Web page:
Rating One Street Down Cafe

Food: () Creative touches on home-style cuisine please diners daily for breakfast and lunch.

Service: () Warm, friendly, family-friendly service, with orders quickly taken and delivered.

Atmosphere: () Five rooms of a Craftsman home welcome diners with fine art and estate-sale table settings.

More Info

Location: 124 SW Seventh St. (near Black Butte Boulevard), Redmond

Hours: 7 a.m. to 3 p.m. every day

Cuisine: Creative American

Price range: Breakfast $8 to $12, lunch $6 to $12

Credit cards: Discover, MasterCard, Visa

Kids’ menu: Yes

Vegetarian and gluten-free menu: Greek omelet and Happy Hippie sandwich are good veggie options; gluten-free meals require a day’s notice

Alcoholic beverages: Beer and wine

Outdoor seating: Seasonal

Reservations: Requested for large groups

Contact: onestreetdowncafe.com, 541-647-2341

Just because the cafe is One Street Down doesn’t mean it’s not top end.

In fact, there may be no one in northern Deschutes County who does breakfasts and lunches better than this small, family-friendly Redmond eatery.

Located a single block west of Sixth Street, Redmond’s busy southbound artery, One Street Down Cafe is in its ninth year of providing home-style meals to a grateful clientele.

The cafe’s home is a humble former residence of Craftsman architecture. Five rooms, gouache-painted in tones of ocher and rust and hung with art, seat as many as 52 diners at copper-topped tables that rest upon hardwood floors. Mismatched, estate-sale table settings and napkins tied with string only add to the charm.

Kristy and Neal Cross opened One Street Down in November 2008 as a family business, at times employing all four of their adult children. Even now, their staff is so warm and friendly, you’d think they must be cousins. On both of our recent visits, my dining companion and I were promptly and cordially seated, our orders quickly taken and delivered.

Breakfast

In the morning hour, after getting a cup of good, strong coffee, I ordered a meal called the Lumberjack. It’s a simple breakfast — eggs, pancakes, meat and potatoes — but the adventure came in how I wanted each of them prepared. I took my two eggs scrambled, and they were cooked perfectly. Instead of pancakes, I had French toast, which I happily discovered was made with cinnamon bread baked in the cafe’s Centennial Park annex. (In fact, all of the baked goods, including pastries and giant cinnamon rolls, are its own.)

I asked our server which meat she’d recommend, and she raved about the bacon before mentioning the ham. I went with the latter and was rewarded with a thick slice of delicious, grilled ham steak. And my coarsely chopped potatoes, or “home fries,” were sauteed with green peppers and onions. All this cost just $12.

My companion opted for the Man Scramble. The three-egg extravaganza includes bacon, ham and sausage, all scrambled together in a single skillet with grilled sweet onions, home fries and shredded cheddar. Rather than toast, my friend subbed a fruit salad that even in March was served with fresh ingredients — apples, grapes, oranges, blackberries, strawberries, bananas and even pineapple. The tropical slices came from the actual fruit, not from a can.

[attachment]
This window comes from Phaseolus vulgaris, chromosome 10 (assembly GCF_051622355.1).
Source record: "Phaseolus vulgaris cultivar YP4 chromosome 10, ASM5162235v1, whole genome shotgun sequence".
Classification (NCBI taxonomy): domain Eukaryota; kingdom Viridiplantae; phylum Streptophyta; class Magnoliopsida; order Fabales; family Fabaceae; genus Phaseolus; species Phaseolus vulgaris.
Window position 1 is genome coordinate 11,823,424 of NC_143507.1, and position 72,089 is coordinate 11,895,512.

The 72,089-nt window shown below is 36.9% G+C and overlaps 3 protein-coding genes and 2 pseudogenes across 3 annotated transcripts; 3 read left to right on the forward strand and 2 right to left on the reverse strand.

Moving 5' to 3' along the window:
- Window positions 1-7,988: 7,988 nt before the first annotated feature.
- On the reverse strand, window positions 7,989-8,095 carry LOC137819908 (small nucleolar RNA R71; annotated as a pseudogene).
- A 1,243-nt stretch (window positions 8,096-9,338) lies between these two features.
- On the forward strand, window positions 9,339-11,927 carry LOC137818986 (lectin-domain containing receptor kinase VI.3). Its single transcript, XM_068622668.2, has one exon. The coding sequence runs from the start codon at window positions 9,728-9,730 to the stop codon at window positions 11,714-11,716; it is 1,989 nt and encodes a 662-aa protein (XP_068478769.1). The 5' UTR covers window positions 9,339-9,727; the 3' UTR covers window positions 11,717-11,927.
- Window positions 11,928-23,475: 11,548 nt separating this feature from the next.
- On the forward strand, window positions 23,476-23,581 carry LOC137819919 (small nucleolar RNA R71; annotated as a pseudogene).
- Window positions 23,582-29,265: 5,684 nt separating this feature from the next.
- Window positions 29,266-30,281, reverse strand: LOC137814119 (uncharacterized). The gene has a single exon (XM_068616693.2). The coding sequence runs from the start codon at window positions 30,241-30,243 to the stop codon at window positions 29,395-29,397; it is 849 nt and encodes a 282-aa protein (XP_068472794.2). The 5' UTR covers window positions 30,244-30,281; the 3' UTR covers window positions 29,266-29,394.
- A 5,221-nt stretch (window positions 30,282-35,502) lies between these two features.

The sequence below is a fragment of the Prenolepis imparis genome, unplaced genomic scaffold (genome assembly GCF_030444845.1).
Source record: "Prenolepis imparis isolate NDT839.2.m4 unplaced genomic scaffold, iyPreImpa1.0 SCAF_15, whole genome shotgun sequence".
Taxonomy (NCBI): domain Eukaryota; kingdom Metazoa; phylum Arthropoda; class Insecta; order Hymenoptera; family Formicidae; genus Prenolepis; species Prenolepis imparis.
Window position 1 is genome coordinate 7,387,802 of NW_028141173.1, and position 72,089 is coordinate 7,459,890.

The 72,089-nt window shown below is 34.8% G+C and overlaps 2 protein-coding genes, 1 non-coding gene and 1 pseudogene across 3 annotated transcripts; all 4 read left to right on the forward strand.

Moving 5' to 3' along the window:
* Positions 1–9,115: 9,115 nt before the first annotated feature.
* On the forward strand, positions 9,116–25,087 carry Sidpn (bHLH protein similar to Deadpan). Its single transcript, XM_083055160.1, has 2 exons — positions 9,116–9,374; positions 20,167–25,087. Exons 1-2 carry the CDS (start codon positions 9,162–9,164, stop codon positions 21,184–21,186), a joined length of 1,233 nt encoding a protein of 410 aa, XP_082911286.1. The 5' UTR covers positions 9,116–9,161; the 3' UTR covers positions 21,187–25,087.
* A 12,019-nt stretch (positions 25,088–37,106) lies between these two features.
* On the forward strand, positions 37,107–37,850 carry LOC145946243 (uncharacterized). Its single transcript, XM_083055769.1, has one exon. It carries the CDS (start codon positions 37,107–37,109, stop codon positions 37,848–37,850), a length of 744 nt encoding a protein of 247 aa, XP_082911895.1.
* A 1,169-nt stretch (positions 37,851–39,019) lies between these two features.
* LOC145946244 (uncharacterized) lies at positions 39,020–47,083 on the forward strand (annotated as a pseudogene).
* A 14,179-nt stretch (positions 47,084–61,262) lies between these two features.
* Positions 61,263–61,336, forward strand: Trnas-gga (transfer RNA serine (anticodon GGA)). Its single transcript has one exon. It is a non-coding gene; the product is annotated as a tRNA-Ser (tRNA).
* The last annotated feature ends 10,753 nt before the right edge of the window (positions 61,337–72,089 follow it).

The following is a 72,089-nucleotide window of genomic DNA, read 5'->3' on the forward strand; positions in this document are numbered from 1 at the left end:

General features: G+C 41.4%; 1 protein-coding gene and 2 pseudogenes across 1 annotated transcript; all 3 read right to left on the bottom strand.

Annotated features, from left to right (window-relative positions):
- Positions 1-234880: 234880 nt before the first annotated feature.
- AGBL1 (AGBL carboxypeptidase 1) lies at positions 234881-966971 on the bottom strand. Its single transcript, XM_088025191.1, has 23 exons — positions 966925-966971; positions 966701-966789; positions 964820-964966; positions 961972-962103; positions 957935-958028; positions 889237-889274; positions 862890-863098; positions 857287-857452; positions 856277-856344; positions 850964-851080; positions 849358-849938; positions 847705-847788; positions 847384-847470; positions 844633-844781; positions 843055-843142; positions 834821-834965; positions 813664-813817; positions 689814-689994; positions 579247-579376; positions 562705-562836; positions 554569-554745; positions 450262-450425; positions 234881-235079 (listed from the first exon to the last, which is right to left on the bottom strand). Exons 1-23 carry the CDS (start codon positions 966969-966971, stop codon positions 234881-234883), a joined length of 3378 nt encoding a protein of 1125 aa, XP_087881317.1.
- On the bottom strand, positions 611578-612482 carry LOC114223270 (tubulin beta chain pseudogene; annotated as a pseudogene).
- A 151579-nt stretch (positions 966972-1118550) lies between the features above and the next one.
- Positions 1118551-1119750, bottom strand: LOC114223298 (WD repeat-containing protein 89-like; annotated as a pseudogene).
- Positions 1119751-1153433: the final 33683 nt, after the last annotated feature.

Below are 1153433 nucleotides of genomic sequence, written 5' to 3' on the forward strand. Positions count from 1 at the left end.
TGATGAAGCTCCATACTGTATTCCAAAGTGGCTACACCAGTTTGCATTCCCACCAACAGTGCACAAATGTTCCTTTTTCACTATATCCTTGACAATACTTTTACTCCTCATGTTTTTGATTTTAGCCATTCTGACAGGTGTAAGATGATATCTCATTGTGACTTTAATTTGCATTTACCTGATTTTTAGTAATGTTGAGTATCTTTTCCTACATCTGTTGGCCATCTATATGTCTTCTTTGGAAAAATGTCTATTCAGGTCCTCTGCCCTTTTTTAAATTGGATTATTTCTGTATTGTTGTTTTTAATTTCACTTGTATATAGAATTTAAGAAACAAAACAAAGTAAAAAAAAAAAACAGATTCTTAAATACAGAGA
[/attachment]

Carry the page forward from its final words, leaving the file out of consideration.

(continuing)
I’m curious enough about a couple of other breakfast items to put them on my list for a future visit: homemade oatmeal, served with almonds, raisins and brown sugar, and home-baked biscuits with a spicy, Southern-style sausage gravy.

Lunchtime

When we returned another day for lunch, my friend selected an Athens Salad from the menu. Made with baby spinach leaves, this wasn’t a typical Greek salad, even though it had Kalamata olives, artichoke hearts and crumbled feta cheese. Chopped tomatoes and capers were also included, as well as a Parmesan cheese crisp so large, it almost covered the entire plate.

I opted for a soup-and-sandwich lunch. I almost passed on the soup of the day, a Southwestern chili selection, but was pleased that I ordered it: It was nowhere near as heavy as I had feared. Made with two beans and two peppers, along with ground beef, onions and black olives, I found the savory tomato-based broth to be pleasantly light, even when topped with shredded cheese.

My chicken-salad sandwich was stirred with green apples, dried cranberries, diced celery and (of course) chopped chicken breast, as well as a couple of plump blackberries. I enjoyed it even though the “special sauce” promised on the menu may have been only seasoned mayonnaise, and the walnuts listed were missing entirely. Served with greens, it was offered on a croissant that I found surprisingly dry, as if it were a day or two old.

Next time? The turkey Reuben on rustic caraway sourdough bread sounds great, as does the Caprese panini with fresh basil, tomatoes, mozzarella, balsamic vinaigrette and a roasted red-pepper pesto on rosemary bread. Another great-sounding vegetarian selection might be the quinoa salad, with black beans, sweet corn and a coriander-and-cumin vinaigrette.

Once a month, the One Street Down Cafe offers a special dinner, frequently linked to a seasonal holiday. In March, that was a St. Patrick’s Day meal, featuring warm cabbage salad, lamb stew, bangers and mash. For dessert, the selection was a pear, poached in Irish stout, served with caramel corn and honey. The price of $45 included beer or wine. I’ll be excited to hear what might be coming up for Easter!

— John Gottberg Anderson can be reached at janderson@bendbulletin.com.

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